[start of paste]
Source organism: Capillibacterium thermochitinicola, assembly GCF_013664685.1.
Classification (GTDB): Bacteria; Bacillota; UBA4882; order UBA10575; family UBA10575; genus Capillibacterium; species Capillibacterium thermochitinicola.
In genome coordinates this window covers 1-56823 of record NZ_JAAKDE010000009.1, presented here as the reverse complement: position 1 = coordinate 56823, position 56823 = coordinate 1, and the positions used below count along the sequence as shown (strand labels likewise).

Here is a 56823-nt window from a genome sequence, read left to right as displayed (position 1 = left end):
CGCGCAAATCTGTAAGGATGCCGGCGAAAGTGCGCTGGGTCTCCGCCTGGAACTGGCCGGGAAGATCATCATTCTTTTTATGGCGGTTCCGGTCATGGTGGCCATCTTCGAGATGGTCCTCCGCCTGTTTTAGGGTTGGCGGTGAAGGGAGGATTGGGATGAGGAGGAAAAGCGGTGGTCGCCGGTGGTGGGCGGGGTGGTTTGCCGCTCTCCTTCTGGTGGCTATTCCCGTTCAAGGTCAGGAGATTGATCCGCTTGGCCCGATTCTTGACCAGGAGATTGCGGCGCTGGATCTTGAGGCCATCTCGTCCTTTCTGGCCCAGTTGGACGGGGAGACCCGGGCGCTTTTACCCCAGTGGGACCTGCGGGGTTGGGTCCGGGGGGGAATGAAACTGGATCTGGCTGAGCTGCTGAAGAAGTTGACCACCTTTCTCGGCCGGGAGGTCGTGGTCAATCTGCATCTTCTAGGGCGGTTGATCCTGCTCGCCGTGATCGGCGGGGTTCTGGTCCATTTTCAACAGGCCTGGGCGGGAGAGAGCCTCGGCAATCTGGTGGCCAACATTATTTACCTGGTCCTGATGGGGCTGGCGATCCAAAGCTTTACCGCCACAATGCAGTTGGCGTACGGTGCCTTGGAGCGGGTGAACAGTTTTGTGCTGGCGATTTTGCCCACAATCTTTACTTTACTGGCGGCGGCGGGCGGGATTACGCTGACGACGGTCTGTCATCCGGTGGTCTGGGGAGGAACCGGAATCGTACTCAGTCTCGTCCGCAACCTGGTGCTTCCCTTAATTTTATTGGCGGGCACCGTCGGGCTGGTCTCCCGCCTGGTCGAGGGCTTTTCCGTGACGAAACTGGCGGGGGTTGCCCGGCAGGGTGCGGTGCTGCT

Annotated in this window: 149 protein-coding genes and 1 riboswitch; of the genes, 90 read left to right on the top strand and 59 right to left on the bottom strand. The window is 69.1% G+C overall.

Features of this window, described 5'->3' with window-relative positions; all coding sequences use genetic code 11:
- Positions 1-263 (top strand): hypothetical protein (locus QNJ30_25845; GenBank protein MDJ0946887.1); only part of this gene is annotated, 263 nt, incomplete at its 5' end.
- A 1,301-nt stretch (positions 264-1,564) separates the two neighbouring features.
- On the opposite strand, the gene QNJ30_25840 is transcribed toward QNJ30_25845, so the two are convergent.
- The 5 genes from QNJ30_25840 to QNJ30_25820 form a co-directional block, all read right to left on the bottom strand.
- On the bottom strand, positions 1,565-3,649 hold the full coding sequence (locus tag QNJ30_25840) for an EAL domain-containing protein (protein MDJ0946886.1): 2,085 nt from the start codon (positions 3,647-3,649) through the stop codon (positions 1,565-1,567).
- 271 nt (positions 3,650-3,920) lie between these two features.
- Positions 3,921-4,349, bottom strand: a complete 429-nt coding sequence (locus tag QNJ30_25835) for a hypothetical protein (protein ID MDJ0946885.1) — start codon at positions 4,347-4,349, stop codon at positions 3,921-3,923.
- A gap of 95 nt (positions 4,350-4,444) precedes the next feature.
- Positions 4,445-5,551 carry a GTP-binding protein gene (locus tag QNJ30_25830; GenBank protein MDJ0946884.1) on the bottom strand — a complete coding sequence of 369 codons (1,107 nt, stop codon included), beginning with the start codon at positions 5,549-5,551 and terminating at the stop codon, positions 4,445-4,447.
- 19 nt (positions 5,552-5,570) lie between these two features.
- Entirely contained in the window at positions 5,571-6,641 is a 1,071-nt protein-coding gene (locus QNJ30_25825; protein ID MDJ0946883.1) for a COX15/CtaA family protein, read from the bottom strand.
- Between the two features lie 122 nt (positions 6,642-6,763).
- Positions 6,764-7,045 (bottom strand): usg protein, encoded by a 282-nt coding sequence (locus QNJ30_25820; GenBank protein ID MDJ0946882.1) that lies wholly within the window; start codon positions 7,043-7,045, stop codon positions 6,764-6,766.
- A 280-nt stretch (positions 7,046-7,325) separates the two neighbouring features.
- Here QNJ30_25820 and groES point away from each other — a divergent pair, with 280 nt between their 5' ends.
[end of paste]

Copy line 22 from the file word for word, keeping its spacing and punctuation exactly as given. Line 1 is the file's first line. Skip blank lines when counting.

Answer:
- Here QNJ30_25820 and groES point away from each other — a divergent pair, with 280 nt between their 5' ends.